The American Museum of Natural History, located on the Upper West Side of Manhattan, New York City, is one of the largest museums in the world, is one of the world’s preeminent scientific and cultural institutions. Since its founding in 1869, the Museum has advanced its global mission to discover, interpret, and disseminate information about human cultures, the natural world, and the universe through a wide-ranging program of scientific research, education, and exhibition.
The museum complex comprises 27 interconnected buildings housing 45 permanent exhibition halls, in addition to a planetarium and a library. The collections contain over 32 million specimens of plants, humans, animals, fossils, minerals, rocks, meteorites, and human cultural artifacts, of which only a small fraction can be displayed at any given time, and occupies 1600000 square feet (150,000 m2). The Museum has a full-time scientific staff of 225, sponsors over 120 special field expeditions each year, and averages about five million visits annually.
The permanent exhibitions at the museum are:
– Biodiversity and Environmental Halls
The Biodiversity and Environmental Halls offer a vivid and inspiring vision of the spectacular beauty and abundance of life on Earth.
– Birds and Reptiles and Amphibians Halls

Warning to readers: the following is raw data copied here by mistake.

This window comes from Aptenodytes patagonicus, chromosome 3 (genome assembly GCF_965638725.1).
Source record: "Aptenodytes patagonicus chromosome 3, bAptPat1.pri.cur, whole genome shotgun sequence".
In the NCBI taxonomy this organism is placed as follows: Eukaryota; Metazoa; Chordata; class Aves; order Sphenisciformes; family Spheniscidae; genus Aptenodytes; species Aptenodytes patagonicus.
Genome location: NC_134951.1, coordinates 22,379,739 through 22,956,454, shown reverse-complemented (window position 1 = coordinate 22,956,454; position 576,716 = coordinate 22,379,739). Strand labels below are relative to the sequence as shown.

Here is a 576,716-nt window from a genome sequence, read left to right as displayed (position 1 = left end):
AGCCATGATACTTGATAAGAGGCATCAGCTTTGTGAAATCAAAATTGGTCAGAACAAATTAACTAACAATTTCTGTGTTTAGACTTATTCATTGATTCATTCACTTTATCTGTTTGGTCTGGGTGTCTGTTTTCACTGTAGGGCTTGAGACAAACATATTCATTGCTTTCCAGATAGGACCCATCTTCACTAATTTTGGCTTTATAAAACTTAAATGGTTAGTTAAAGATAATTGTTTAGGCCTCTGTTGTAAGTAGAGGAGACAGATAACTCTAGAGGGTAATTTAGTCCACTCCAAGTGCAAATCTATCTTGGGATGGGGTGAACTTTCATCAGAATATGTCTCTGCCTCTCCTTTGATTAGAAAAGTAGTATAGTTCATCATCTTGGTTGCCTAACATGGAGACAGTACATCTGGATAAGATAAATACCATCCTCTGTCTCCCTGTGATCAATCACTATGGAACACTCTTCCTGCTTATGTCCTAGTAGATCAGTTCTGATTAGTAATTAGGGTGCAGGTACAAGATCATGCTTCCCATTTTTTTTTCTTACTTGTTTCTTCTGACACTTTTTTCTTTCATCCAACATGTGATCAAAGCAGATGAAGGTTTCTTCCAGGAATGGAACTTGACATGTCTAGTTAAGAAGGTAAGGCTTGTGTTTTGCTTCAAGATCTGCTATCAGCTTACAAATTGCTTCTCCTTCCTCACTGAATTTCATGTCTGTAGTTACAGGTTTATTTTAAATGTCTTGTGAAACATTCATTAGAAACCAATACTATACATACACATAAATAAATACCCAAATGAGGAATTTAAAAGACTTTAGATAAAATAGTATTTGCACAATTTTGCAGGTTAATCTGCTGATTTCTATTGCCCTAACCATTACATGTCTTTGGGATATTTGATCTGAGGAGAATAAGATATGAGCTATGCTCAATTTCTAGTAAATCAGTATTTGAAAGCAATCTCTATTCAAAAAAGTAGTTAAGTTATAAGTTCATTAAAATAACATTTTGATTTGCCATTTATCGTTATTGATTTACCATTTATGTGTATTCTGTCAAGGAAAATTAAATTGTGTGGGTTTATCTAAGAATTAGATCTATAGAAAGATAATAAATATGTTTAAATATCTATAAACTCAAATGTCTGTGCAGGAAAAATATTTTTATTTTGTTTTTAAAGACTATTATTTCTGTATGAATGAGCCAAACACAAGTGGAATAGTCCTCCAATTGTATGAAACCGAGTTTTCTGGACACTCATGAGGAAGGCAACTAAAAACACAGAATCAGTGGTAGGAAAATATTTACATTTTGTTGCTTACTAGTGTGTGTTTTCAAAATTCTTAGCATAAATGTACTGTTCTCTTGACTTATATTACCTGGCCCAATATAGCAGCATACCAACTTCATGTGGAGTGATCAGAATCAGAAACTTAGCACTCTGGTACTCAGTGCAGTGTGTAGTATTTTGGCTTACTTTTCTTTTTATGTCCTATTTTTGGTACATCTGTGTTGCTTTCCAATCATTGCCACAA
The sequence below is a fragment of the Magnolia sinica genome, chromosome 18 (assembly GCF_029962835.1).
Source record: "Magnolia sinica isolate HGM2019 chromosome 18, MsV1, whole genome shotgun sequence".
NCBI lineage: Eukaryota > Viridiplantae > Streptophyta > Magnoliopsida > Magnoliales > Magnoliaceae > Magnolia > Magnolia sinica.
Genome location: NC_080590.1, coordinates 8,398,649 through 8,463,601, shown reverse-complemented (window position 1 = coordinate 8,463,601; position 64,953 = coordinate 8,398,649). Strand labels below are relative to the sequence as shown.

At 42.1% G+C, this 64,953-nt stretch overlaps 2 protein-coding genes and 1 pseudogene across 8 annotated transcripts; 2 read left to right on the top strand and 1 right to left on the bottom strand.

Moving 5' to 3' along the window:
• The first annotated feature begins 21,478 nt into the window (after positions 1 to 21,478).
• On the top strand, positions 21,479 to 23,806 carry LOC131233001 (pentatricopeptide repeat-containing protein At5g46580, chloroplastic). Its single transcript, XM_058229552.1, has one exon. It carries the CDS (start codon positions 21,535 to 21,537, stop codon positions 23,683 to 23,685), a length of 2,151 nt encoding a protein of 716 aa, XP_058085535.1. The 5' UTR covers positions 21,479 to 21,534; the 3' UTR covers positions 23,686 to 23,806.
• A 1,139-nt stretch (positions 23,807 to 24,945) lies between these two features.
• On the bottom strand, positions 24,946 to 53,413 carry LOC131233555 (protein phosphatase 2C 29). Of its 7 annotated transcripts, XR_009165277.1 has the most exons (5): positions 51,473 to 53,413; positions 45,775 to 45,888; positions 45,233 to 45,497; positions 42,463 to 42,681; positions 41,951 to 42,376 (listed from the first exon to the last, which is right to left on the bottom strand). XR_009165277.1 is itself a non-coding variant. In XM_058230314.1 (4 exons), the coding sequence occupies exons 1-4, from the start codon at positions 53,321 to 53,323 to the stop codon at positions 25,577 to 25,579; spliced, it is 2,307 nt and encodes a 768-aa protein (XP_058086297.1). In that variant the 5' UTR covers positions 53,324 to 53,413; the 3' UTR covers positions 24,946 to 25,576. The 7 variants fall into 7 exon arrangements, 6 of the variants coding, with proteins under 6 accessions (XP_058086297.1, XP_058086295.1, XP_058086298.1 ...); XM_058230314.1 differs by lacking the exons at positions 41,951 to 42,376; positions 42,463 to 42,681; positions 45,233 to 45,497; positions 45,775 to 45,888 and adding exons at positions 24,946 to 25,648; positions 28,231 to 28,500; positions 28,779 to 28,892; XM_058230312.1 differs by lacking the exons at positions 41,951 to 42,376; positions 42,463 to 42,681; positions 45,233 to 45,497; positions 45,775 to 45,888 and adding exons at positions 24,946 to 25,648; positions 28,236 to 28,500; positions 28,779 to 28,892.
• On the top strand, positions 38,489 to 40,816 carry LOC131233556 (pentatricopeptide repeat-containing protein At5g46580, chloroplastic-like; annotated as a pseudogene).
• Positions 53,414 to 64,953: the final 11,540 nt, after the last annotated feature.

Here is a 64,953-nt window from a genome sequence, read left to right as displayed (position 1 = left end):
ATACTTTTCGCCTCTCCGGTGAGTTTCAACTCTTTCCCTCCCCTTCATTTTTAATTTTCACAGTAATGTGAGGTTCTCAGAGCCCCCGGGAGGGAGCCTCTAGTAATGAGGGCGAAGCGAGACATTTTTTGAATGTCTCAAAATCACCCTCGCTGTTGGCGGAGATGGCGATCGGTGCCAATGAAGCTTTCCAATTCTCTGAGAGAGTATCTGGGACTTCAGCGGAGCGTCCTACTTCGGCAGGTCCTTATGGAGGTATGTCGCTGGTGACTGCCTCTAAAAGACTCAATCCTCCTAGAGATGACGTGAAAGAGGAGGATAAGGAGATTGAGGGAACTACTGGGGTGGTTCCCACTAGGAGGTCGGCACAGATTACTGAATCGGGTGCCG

The Museum’s Birds Halls portray the wide variety of avian life on the planet, and the Hall of Reptiles and Amphibians reviews the anatomy, behavior, and various adaptations of these vertebrates.
– Earth and Planetary Sciences Halls
The Earth and Planetary Sciences halls showcase remarkable specimens, including meteorites, minerals, and rare gems, that offer clues about the origins of our solar system and the dynamic processes of our planet.
– Fossil Halls
One of the premier attractions in New York City is the Museum’s series of fossil halls, including its two famed dinosaur halls in the David H. Koch Dinosaur Wing, as well as the Lila Acheson Wallace Wing of Mammals and Their Extinct Relatives.
– Human Origins and Cultural Halls
The Hall of Human Origins explores the evolutionary story of the human family, while the Cultural Halls examine the cultures of Asia, Africa, North and South America, and the Pacific.
– Mammal Halls
With precise depictions of geographical locations and careful, anatomically correct mounting of the specimens, the dioramas in the Museum’s Mammal Halls are among the most renowned in the world.
– Rose Center for Earth and Space
The Rose Center for Earth and Space encompasses the spectacular Hayden Sphere and exhibitions that explore the vast range of sizes in the cosmos, the 13-billion-year history of the universe, the nature of galaxies, stars, and planets, and the dynamic features of planet Earth.
– Theodore Roosevelt Memorial
The Museum is home to the official New York State memorial to New York’s 33rd Governor and the nation’s 26th President, Theodore Roosevelt. The two-story Theodore Roosevelt Memorial, which includes the Central Park West entrance, the Theodore Roosevelt Rotunda, and the Theodore Roosevelt Memorial Hall, is a tribute to the enduring legacy of the Conservation President.
– Discovery Room
The Discovery Room offers families, and especially children ages 5–12, an interactive gateway to the wonders of the Museum and a hands-on, behind-the-scenes look at its science.